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REVIEW: Rhodopsin Receptors of Phototaxis in Green Flagellate Algae

O. A. Sineshchekov* and E. G. Govorunova

School of Biology, Lomonosov Moscow State University, Moscow, 119899 Russia; E-mail: o.sineshchekov@mtu-net.ru

* To whom correspondence should be addressed.

Received May 10, 2001; Revision received July 22, 2001
Green flagellate algae are capable of the active adjustment of their swimming path according to the light direction (phototaxis). This direction is detected by a special photoreceptor apparatus consisting of the photoreceptor membrane and eyespot. Receptor photoexcitation in green flagellates triggers a cascade of rapid electrical events in the cell membrane which plays a crucial role in the signal transduction chain of phototaxis and the photophobic response. The photoreceptor current is the earliest so far detectable process in this cascade. Measurement of the photoreceptor current is at present the most suitable approach to investigation of the photoreceptor pigment in green flagellate algae, since a low receptor concentration in the cell makes application of optical and biochemical methods so far impossible. A set of physiological evidences shows that the phototaxis receptor in green flagellate algae is a unique rhodopsin-type protein. It shares common chromophore properties with retinal proteins from archaea. However, the involvement of photoelectric processes in the signal transduction chain relates it to animal visual rhodopsins. The presence of some enzymatic components of the animal visual cascade in isolated eyespot preparations might also point to this relation. A retinal-binding protein has been identified in such preparations, the amino acid sequence of which shows a certain homology to sequences of animal visual rhodopsins. However, potential function of this protein as the phototaxis receptor has been questioned in recent time.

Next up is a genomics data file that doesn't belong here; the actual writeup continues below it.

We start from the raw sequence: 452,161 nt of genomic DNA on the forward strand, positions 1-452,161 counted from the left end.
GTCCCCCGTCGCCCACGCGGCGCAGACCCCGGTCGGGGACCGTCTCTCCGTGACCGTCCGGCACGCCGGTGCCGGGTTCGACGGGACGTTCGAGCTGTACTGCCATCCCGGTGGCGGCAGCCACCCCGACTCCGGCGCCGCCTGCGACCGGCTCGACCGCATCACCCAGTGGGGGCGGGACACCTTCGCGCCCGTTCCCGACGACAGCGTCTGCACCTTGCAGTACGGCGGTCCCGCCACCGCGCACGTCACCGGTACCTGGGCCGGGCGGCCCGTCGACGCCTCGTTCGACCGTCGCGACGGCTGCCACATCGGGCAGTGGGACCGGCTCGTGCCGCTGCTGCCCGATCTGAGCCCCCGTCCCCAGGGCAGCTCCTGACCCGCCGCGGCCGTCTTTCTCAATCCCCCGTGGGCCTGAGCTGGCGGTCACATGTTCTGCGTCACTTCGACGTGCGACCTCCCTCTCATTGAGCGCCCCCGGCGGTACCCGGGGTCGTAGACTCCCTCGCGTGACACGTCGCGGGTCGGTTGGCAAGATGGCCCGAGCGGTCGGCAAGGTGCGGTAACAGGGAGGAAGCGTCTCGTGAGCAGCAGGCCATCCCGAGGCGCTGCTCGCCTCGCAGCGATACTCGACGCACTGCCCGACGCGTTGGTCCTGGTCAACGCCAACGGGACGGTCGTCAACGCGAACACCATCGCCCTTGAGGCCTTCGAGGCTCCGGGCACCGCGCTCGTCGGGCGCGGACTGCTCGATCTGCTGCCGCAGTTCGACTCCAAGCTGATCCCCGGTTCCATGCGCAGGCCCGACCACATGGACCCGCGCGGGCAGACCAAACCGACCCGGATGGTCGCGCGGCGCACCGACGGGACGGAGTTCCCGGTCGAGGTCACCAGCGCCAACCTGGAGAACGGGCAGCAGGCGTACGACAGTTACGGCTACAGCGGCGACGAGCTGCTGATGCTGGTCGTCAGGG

KEY WORDS: phototaxis, photoreceptor, rhodopsin, signal transduction, photoreceptor current, photoelectric processes, green flagellate algae, Chlamydomonas, Haematococcus